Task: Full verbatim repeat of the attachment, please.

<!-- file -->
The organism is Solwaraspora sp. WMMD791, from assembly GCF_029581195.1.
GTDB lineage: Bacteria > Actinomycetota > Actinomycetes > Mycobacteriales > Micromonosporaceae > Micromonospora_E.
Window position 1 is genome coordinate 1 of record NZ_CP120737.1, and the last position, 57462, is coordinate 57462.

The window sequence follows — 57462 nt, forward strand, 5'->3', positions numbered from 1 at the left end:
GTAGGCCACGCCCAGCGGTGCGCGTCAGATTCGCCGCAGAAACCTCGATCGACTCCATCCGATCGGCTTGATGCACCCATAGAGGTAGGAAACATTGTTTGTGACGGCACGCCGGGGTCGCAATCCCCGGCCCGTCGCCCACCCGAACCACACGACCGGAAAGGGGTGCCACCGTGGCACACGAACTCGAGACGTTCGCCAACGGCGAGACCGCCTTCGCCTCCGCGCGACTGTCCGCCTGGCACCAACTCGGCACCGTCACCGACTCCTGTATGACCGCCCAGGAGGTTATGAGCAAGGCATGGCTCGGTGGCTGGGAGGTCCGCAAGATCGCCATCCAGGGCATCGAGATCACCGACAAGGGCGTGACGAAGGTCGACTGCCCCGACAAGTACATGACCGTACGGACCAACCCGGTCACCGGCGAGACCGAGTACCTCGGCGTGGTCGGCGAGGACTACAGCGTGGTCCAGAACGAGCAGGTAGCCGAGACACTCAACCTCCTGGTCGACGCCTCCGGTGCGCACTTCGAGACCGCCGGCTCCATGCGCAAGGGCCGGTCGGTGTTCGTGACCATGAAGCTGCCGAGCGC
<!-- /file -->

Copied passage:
The organism is Solwaraspora sp. WMMD791, from assembly GCF_029581195.1.
GTDB lineage: Bacteria > Actinomycetota > Actinomycetes > Mycobacteriales > Micromonosporaceae > Micromonospora_E.
Window position 1 is genome coordinate 1 of record NZ_CP120737.1, and the last position, 57462, is coordinate 57462.

The window sequence follows — 57462 nt, forward strand, 5'->3', positions numbered from 1 at the left end:
GTAGGCCACGCCCAGCGGTGCGCGTCAGATTCGCCGCAGAAACCTCGATCGACTCCATCCGATCGGCTTGATGCACCCATAGAGGTAGGAAACATTGTTTGTGACGGCACGCCGGGGTCGCAATCCCCGGCCCGTCGCCCACCCGAACCACACGACCGGAAAGGGGTGCCACCGTGGCACACGAACTCGAGACGTTCGCCAACGGCGAGACCGCCTTCGCCTCCGCGCGACTGTCCGCCTGGCACCAACTCGGCACCGTCACCGACTCCTGTATGACCGCCCAGGAGGTTATGAGCAAGGCATGGCTCGGTGGCTGGGAGGTCCGCAAGATCGCCATCCAGGGCATCGAGATCACCGACAAGGGCGTGACGAAGGTCGACTGCCCCGACAAGTACATGACCGTACGGACCAACCCGGTCACCGGCGAGACCGAGTACCTCGGCGTGGTCGGCGAGGACTACAGCGTGGTCCAGAACGAGCAGGTAGCCGAGACACTCAACCTCCTGGTCGACGCCTCCGGTGCGCACTTCGAGACCGCCGGCTCCATGCGCAAGGGCCGGTCGGTGTTCGTGACCATGAAGCTGCCGAGCGC